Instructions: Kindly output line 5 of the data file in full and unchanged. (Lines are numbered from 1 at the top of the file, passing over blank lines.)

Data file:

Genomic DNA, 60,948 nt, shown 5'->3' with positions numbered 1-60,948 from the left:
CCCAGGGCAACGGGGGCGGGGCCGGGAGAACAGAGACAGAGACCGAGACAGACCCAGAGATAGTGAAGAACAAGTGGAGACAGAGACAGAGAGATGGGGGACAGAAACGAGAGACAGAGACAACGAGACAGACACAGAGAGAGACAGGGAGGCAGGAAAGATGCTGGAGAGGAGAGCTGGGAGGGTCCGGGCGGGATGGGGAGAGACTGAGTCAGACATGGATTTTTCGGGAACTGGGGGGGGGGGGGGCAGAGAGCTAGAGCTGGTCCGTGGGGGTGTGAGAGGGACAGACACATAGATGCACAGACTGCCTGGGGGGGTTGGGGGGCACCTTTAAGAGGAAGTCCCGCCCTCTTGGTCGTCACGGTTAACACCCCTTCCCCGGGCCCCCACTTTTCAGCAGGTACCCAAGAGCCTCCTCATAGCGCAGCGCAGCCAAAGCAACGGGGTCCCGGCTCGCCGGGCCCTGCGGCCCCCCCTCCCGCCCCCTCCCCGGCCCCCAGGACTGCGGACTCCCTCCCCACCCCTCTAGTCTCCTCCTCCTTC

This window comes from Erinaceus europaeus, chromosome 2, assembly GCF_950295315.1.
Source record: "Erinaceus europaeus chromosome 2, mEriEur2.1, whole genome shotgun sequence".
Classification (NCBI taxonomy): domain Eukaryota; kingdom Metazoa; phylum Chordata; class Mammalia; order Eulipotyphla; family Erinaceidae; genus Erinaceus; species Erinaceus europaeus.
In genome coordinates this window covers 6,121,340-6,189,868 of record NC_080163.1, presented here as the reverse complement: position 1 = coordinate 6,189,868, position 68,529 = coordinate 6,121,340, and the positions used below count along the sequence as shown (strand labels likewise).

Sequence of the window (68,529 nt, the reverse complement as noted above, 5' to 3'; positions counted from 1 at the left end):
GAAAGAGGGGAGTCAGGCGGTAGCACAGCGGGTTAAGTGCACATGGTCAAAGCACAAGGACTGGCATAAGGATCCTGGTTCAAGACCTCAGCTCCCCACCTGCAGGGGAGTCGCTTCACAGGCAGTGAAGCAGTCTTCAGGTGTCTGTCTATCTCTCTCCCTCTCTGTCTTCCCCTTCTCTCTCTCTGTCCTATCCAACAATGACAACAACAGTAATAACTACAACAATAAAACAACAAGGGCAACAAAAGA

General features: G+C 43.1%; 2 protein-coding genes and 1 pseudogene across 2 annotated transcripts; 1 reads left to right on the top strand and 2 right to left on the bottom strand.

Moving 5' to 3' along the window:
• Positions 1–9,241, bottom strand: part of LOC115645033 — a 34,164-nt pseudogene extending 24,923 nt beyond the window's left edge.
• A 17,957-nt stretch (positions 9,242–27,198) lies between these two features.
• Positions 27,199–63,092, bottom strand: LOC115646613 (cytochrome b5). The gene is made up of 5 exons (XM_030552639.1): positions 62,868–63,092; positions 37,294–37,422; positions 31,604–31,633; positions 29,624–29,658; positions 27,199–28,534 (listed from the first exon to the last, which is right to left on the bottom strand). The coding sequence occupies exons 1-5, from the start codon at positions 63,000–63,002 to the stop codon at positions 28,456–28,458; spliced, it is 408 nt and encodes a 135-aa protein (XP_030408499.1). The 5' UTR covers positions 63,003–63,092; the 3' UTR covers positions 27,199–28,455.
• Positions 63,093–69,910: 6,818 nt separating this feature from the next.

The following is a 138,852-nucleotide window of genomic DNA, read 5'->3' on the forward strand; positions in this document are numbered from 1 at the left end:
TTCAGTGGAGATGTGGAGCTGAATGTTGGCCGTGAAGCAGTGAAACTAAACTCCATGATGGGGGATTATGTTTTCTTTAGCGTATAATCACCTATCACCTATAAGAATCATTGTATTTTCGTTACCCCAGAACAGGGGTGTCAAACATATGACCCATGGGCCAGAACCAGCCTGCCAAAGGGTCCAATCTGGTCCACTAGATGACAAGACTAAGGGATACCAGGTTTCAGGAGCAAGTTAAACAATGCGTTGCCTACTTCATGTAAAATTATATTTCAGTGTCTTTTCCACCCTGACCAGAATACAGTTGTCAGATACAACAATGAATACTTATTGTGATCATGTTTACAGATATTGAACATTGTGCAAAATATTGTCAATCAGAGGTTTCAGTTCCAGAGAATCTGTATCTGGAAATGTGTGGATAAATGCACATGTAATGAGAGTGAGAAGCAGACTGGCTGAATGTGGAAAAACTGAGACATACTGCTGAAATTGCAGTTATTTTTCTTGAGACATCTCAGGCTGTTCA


Classification (NCBI taxonomy): domain Eukaryota; kingdom Metazoa; phylum Chordata; class Mammalia; order Eulipotyphla; family Erinaceidae; genus Erinaceus; species Erinaceus europaeus.